- Socket: AM4
- Chipset: AMD X370
- RAM Slots: 4
- Memory: 3200(O.C.)/2933(O.C.)/2667*/2400/2133 DDR4
- Ports: 1x PS/2 keyboard/mouse, 2x Gigabit LAN, 1x USB 3.1 Type-C (Thunderbolt 3), 1x USB 3.1 Type-A, 5x USB 3.0, 5x Audio ports, 1x Optical (SPDIF), 1x DisplayPort 1.2, 1x HDMI 1.4, 1x PCIe x16, 1x PCIe 3.0 x8, 1x PCIe 3.0 x4, 3x PCIe 3.0 x1, 6x SATA 6Gb/s, 3x SATA Express, 2x M.2 socket 3, 1x U.2 connector
- Solid performance
- Lots of fan headers
- Limited RAM compatibility
- Benchmark Results
- PCMark 8 Home: 4,058 (using Ryzen 5 1600)
- PCMark 8 Creative: 4,615 (using Ryzen 5 1600)
- PCMark 8 Work: 3,468 (using Ryzen 5 1600)
Since the emergence of AMD’s Ryzen platform, AM4 motherboards have been criticised for its poor RAM support. We recently got our hands on the AORUS AX370-Gaming 5 to see if the problem remains.
AORUS sticks with simple and clean for accessories here, with a simple box containing the motherboard and some accessories. These included a few cable ties, Velcro straps, decals for the I/O ports, and a CrossFireX bridge.
The motherboard itself is a lot more impressive in appearance. It uses the same design style we’ve seen in other AORUS motherboards: A white shroud that serves as an EMI shield covering the I/O ports and audio chipset, as well as metal brackets for the RAM and PCIE slots. Easily its most eye-catching highlight are the LEDs placed all over it, providing RGB illumination when it’s running.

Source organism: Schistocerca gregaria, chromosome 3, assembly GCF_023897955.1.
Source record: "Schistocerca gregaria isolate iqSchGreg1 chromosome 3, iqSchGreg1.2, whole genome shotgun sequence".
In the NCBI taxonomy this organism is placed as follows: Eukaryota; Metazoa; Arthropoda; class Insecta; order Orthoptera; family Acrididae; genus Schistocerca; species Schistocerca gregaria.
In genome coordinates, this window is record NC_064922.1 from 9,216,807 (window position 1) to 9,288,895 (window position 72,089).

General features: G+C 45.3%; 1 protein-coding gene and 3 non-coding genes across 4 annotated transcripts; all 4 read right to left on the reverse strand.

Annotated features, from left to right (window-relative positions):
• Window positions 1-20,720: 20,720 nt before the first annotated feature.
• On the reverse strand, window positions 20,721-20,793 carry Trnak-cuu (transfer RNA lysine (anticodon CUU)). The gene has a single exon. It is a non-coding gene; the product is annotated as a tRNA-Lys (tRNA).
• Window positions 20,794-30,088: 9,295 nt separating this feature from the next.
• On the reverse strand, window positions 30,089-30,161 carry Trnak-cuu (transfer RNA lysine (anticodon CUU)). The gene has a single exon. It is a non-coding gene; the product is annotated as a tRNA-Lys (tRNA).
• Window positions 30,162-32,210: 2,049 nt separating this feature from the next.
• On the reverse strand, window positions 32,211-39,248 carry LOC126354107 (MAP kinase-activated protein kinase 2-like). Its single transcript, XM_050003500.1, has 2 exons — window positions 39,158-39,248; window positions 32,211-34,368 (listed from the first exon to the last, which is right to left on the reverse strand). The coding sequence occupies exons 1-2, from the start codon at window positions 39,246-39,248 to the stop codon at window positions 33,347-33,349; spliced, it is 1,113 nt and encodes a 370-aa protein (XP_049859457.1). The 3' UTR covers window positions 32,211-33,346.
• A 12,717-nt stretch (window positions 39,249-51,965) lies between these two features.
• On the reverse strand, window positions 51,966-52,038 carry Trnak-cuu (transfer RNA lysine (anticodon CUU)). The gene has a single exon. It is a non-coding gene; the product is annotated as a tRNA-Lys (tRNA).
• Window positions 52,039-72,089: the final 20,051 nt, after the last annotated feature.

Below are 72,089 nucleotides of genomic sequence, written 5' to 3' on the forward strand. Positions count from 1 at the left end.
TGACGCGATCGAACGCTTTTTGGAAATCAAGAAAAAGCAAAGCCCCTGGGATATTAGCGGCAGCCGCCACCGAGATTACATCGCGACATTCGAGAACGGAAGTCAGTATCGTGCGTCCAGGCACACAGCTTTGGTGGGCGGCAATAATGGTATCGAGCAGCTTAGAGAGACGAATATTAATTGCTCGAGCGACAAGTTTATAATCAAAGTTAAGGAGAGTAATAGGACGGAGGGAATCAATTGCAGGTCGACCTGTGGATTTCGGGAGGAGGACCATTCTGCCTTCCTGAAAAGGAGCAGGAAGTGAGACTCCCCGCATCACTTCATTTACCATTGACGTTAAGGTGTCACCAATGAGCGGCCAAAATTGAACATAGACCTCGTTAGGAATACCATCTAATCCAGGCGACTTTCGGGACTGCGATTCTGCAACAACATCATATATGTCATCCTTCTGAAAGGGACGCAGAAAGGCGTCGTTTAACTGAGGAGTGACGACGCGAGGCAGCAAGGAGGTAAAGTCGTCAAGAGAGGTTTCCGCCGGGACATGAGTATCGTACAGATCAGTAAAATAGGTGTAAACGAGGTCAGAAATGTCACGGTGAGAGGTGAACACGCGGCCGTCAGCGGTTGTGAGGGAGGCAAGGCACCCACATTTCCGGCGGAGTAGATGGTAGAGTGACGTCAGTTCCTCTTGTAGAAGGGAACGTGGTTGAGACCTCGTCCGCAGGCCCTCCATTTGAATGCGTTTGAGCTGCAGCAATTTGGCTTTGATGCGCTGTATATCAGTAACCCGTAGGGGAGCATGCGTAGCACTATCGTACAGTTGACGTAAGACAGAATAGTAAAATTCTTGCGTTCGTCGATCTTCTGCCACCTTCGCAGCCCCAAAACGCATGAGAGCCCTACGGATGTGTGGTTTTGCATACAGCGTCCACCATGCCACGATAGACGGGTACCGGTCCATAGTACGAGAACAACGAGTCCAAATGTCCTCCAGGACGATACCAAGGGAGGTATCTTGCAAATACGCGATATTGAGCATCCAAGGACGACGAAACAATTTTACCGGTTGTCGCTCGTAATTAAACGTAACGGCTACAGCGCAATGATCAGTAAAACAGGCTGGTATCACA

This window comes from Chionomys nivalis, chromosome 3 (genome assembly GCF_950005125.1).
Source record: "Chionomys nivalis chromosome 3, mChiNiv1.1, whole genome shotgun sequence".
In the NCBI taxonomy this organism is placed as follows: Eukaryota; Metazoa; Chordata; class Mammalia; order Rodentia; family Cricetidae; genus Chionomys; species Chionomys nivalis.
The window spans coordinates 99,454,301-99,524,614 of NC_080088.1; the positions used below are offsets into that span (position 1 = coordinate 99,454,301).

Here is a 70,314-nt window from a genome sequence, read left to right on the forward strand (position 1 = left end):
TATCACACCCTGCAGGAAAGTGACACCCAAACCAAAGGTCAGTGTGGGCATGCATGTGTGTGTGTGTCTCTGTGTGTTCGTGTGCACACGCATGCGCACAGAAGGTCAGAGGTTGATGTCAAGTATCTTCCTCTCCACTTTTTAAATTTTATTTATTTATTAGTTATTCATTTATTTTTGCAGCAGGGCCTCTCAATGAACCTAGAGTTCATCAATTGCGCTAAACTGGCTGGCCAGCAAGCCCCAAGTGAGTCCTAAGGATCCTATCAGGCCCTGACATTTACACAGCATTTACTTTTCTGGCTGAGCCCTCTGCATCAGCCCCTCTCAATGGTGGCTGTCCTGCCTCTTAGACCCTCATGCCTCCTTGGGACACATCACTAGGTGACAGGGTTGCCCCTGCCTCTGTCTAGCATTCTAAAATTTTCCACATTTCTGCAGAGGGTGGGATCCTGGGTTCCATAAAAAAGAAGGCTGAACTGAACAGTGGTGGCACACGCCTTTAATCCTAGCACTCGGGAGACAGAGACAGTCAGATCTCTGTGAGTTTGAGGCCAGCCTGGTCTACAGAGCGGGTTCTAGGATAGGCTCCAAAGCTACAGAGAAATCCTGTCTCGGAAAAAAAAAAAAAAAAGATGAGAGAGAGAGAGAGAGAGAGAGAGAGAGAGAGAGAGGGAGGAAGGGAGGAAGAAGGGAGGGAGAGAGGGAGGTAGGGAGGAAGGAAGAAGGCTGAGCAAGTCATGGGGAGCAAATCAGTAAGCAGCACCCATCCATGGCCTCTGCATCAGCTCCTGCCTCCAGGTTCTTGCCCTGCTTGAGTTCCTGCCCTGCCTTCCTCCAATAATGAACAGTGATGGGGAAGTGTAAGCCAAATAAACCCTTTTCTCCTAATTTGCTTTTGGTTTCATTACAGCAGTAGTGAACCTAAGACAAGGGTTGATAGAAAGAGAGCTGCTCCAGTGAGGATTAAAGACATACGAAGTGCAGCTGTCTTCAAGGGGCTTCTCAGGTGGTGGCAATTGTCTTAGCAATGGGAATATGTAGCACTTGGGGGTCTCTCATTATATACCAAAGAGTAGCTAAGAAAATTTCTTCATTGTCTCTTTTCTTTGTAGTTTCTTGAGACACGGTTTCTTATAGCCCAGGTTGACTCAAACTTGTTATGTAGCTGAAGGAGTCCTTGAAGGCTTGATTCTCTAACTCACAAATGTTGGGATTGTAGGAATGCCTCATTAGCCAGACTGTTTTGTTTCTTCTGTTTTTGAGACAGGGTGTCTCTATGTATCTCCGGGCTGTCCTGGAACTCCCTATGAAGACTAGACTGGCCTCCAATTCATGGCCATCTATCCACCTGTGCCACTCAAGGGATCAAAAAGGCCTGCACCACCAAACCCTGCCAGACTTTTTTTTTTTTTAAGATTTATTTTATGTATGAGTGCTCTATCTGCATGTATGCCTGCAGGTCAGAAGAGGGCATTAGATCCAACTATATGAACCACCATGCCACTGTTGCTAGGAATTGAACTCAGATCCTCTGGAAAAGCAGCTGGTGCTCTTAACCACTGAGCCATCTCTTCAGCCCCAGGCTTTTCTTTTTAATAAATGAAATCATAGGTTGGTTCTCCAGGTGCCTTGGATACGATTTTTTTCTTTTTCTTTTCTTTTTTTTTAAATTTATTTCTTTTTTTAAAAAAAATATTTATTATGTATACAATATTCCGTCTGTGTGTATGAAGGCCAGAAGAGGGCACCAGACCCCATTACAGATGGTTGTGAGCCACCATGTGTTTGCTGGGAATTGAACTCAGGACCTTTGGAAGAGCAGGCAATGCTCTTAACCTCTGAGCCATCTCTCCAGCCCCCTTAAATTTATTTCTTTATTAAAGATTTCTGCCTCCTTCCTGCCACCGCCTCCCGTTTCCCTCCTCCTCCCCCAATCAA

Its layout is also similar, for the most part. The AX370-Gaming 5 has a single M.2 slot and a U.2 connector, both supporting NVMe SSDs, as well as eight SATA 6 Gb/s slots, so there’s no lack of storage expansion. It also has more than enough fan headers, with one for a CPU fan, another for a water cooling fan, four for chassis fans, and two that can be used for water cooling radiators.
Getting the system to boot up properly took some work, since we happened to be testing the AMD Ryzen 5 CPUs at the same time (see previous page); it couldn’t boot to Windows 10 properly until we flashed the latest BIOS version. Also, take note that the M.2 slot would be covered by a larger GPU, so you’ll have to remove the GPU if you want to install a M.2 component later.
Once we got the BIOS and driver updates all up, we found the AX370-Gaming 5 runs quite stable. Its performance isn’t top of the charts, nor does it have the Ryzen AGESA update yet, so there’s still some incompatibility with a lot of RAMs. BIOS support is also quite bare, with most of the utility software confined to actual Windows software instead of being built-into the BIOS; only the Smart Fan 5 and Q-Flash can be used at the BIOS level. It does have a lot of software applications that can be used freely, including a free one-year license for Xsplit Gamecaster and Broadcaster Premium.
CHIP CONCLUDE: It lacks extra goodies, but delivers on features and performance. If you haven’t upgraded your rig in ages and are finally looking to pull the trigger, this is a strong option to consider.
(previously published in issue June 2017)